AUGUSTA — Gov. Paul LePage used some variation of the word “prosper” at least 10 times while promoting his far-reaching tax plan during his State of the State address Tuesday.

LePage isn’t the only Republican referring to his plan as a “pathway to prosperity.” And he isn’t the only Republican governor who believes that aggressive reductions in the income tax, offset by increases in sales and other taxes, will result in a booming economy and personal wealth for residents.

His tax plan, which is giving as much heartburn to Republican lawmakers as to Democrats, reflects a national playbook, lauded in the media by conservatives and economists affiliated with the Republican Governors Association and the Heritage Foundation.

More than a dozen Republican governors are seeking to reduce income tax rates and pay for the change by raising other taxes or generating other revenue, and many are framing their proposals with versions of the “path to prosperity” language.

Arizona Gov. Doug Ducey is paying for an income tax decrease by eliminating more than 100 sales tax exemptions.

“Prosperity moves, and as taxes go up, it moves away,” Ducey said during his inaugural address.


Two days ago, Ohio Gov. John Kasich announced the continuation of a similar strategy in a two-year budget that includes a $2.5 billion sales tax increase that will pay for further reductions in the income tax rate.

“The reforms in this budget will help create opportunities and jobs for all Ohioans — keeping us on the road toward solid, sustained prosperity throughout this great state,” he wrote in his budget document.

South Carolina Gov. Nikki Haley has proposed a gas tax increase in exchange for reducing the top state income tax rate from 7 percent to 5 percent, fulfilling an idea she laid out in her inaugural address.

“In our coming actions,” Haley said, “we must recognize that we will not produce the jobs our people deserve by placing higher tax burdens on our workers and our small businesses. And we will not reach prosperity by increasing state government’s share of our economy.”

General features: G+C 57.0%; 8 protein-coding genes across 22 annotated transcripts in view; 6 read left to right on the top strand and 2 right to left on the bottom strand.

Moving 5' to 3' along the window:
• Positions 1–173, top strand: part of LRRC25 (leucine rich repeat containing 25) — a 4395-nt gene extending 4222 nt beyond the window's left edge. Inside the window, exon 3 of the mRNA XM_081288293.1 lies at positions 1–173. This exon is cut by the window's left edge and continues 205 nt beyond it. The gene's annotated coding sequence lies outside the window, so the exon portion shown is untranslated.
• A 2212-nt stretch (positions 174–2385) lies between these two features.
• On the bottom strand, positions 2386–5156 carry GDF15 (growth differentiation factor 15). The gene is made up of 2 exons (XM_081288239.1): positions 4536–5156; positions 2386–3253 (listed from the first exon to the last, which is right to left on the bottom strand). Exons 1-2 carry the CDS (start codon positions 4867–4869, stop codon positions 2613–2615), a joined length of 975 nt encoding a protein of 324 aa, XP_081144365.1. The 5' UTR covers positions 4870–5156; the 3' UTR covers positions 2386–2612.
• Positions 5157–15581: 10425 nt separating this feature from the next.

A core belief among the governors is that economies thrive when income taxes are low and regulations are minimized. One influential promoter of the concept, Travis H. Brown, is a strategist and fundraiser for the Republican Governors Association, a Washington, D.C., nonprofit that spent $55.9 million helping elect Republican governors in 2014. That includes more than $5.2 million to support LePage’s re-election.


Brown was invited by LePage to the Blaine House in 2013 to discuss “wealth migration” between states with varying tax rates. Brown’s premise: Money and people move from states with higher income and estate taxes to those with low or no income taxes.

LePage, who introduced Brown before his presentation, was impressed.

“It’s amazing when you look at states without income tax and states with income tax,” he said. “It’s phenomenal.”

LePage used the presentation to reiterate his vow to eliminate Maine’s income tax. His $6.3 billion budget is a step toward that goal, reducing the state’s top rate from 7.95 percent to 5.75 percent beginning Jan. 1, 2016. He also will propose amending Maine’s Constitution to enshrine the income tax phase-out. Maine would become the first state to do that if voters approve such an amendment.

“If Maine is to prosper, we must have courage,” LePage said during his address Tuesday.

LePage surprised political observers with a tax plan that includes a sales tax increase, since he and other Republicans had pledged never to raise taxes. But the governor’s advisers are quick to point out that his plan will decrease taxes overall.


LePage’s plan has been heralded by national conservatives, including Brown, the RGA strategist, who last week described it as “the most ambitious” of state tax reform ideas in 2015 in an opinion column in Forbes.